At times like these, however, the first political responders are almost always reptilian. Why are the authorities waiting? Where are the Police? Why aren’t we seeing the deployment of armed tactical units? Is there no pepper spray? No tear gas? No long batons? Are there no automatic weapons?
When a human-being is convicted of a crime, he or she does not cease to be a human-being. Imprisonment does not, contrary to the punitive expectations of many New Zealanders, permit the extinguishment of all the rights to which human-beings are entitled. This country is a signatory to a raft of international treaties and covenants affirming the fundamental human right to be treated decently.
These documents should have made it unthinkable for servants of the New Zealand state (which, presumably, includes the authorities at Waikeria Prison!) to refuse water and food to protesting inmates. If our soldiers refused to give prisoners water they would be guilty of a war crime.
What does it say about us as a people, that we are willing to treat the soldiers of a foreign foe with more respect than our own citizens? What does it say about our Minister of Corrections that he did not publicly repudiate the inhumane tactics of the Waikeria authorities?
More importantly, what does it say about the government of Jacinda Ardern? Why is her Cabinet so unaware, seemingly, of the acutely dangerous politics of the Waikeria Prison uprising? Yes, it’s holiday-time. And yes, Kiwis are taking full advantage of their success in defeating Covid-19. Very few people (including most of the mainstream news media) are paying much attention to events at Waikeria. But that does not excuse the Prime Minister for not noticing just how big a “win” her government has gifted the Maori Party.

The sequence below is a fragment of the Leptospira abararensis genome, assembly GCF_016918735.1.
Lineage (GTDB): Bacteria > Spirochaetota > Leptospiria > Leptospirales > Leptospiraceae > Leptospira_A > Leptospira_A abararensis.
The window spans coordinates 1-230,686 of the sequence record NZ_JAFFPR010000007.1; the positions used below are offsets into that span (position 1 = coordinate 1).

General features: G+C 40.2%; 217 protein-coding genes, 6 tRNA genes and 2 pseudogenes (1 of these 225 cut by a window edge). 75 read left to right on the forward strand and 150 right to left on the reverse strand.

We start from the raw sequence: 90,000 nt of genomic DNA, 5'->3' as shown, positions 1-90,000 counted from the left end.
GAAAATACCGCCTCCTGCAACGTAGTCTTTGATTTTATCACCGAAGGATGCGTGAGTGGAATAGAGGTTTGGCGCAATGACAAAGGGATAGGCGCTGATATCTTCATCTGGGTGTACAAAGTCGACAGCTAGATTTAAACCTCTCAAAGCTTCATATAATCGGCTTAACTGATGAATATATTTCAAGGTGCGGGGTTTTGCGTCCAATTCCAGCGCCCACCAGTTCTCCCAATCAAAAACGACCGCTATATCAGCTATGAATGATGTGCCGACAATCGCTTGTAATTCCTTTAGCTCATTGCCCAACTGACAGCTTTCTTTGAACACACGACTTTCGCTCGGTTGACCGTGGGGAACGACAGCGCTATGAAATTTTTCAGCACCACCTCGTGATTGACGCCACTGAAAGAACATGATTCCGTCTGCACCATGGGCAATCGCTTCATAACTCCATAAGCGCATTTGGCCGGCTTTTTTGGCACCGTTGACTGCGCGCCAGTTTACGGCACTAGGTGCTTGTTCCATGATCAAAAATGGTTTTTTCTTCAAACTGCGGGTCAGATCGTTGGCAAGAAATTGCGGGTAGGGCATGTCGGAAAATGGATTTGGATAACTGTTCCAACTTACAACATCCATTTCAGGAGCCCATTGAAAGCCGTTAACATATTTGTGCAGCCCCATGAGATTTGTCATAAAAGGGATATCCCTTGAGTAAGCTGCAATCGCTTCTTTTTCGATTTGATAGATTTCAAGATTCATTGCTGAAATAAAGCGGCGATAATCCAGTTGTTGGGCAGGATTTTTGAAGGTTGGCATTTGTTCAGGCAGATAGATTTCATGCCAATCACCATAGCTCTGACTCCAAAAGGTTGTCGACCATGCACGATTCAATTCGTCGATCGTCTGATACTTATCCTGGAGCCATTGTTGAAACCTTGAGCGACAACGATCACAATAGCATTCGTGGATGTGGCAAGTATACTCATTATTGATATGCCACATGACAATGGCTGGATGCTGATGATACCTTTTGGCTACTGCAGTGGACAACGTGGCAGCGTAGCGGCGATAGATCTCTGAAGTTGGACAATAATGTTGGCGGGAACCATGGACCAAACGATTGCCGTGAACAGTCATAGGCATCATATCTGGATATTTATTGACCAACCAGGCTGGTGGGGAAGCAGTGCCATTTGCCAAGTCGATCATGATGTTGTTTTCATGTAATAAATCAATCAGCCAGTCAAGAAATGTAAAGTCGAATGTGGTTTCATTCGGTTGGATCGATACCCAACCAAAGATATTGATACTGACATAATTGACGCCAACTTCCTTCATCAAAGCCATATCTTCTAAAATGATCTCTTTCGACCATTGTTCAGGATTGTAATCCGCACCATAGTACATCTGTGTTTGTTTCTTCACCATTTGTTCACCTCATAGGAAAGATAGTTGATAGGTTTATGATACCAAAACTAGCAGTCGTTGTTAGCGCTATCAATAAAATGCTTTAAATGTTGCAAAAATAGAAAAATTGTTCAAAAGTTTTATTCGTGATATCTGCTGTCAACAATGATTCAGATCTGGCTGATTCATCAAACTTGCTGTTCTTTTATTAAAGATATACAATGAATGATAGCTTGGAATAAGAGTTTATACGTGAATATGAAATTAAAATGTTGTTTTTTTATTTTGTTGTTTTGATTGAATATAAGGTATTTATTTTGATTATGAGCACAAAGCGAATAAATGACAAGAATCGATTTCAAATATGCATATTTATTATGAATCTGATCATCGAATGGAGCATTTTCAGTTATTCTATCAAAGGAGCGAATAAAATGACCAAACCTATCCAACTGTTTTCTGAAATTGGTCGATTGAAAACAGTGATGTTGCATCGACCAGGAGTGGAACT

Because that metaphor: the Maori Party leading the victims of the system out of danger and into safety; will speak with great force to the thousands of New Zealanders who cannot afford an expensive holiday in Queenstown. Those paying extortionate rent for substandard accommodation. Those parents working two jobs but still not making enough to keep their families fit and healthy. The New Zealanders who hear their leader talking about “kindness” and a “Team of Five Million”, but who just can’t see any evidence of it at work in their lives and neighbourhoods.
Dylan Asafo, a lecturer at Auckland Law School, put it like this:
Contrary to popular belief, the ‘centre’ isn’t a place for reasonable, measured minds who can see valid points on both sides and find a just and fair compromise. The ‘centre’ doesn’t actually exist. It’s an imagined safe space for people who are deeply invested in inequality in a settler-colonial, capitalist state but still want to be perceived as kind and decent people.
A left-wing Labour government would have reacted very differently to the uprising at Waikeria. It would have reassured all those members of the Maori working-class with fathers, brothers and sons locked away in hellholes like Waikeria, that Labour was committed unequivocally to their fair and humane treatment. Under a left-wing Labour government, it would have been the Corrections Minister leading those prisoners out of danger and into safety – and making sure every one of the Ombudsman’s recommendations was implemented.
By preferring to put their faith in an illusory political centre, Labour has ceded a crucial swathe of electoral territory to a Maori Party unafraid of placing itself at the head of an uprising much bigger than the one Rawiri Waititi just helped to end at Waikeria.
This essay was originally posted on the Interest.co.nz website on Monday, 4 January 2021